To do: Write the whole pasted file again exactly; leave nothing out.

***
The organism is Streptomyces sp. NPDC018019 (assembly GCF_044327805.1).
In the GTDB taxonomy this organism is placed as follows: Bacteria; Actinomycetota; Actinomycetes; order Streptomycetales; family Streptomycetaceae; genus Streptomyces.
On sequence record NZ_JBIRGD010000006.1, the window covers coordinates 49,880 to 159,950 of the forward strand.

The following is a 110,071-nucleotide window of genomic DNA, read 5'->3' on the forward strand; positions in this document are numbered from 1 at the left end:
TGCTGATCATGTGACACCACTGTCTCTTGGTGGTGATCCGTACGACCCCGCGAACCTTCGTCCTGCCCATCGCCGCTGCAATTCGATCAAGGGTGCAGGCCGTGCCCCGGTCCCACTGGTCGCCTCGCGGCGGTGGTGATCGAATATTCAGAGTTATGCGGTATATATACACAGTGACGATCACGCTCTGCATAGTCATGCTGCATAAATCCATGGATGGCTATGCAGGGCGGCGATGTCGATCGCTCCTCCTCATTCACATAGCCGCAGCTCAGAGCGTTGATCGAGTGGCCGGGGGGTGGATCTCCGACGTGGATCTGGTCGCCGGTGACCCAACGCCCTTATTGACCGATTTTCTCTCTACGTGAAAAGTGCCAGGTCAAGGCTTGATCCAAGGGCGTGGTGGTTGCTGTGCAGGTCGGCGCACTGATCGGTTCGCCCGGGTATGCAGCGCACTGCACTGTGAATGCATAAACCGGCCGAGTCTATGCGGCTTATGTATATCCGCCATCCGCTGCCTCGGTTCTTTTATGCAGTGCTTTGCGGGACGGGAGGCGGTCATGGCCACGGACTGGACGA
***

The organism is Streptomyces sp. NPDC018019 (assembly GCF_044327805.1).
In the GTDB taxonomy this organism is placed as follows: Bacteria; Actinomycetota; Actinomycetes; order Streptomycetales; family Streptomycetaceae; genus Streptomyces.
On sequence record NZ_JBIRGD010000006.1, the window covers coordinates 49,880 to 159,950 of the forward strand.

The following is a 110,071-nucleotide window of genomic DNA, read 5'->3' on the forward strand; positions in this document are numbered from 1 at the left end:
TGCTGATCATGTGACACCACTGTCTCTTGGTGGTGATCCGTACGACCCCGCGAACCTTCGTCCTGCCCATCGCCGCTGCAATTCGATCAAGGGTGCAGGCCGTGCCCCGGTCCCACTGGTCGCCTCGCGGCGGTGGTGATCGAATATTCAGAGTTATGCGGTATATATACACAGTGACGATCACGCTCTGCATAGTCATGCTGCATAAATCCATGGATGGCTATGCAGGGCGGCGATGTCGATCGCTCCTCCTCATTCACATAGCCGCAGCTCAGAGCGTTGATCGAGTGGCCGGGGGGTGGATCTCCGACGTGGATCTGGTCGCCGGTGACCCAACGCCCTTATTGACCGATTTTCTCTCTACGTGAAAAGTGCCAGGTCAAGGCTTGATCCAAGGGCGTGGTGGTTGCTGTGCAGGTCGGCGCACTGATCGGTTCGCCCGGGTATGCAGCGCACTGCACTGTGAATGCATAAACCGGCCGAGTCTATGCGGCTTATGTATATCCGCCATCCGCTGCCTCGGTTCTTTTATGCAGTGCTTTGCGGGACGGGAGGCGGTCATGGCCACGGACTGGACGA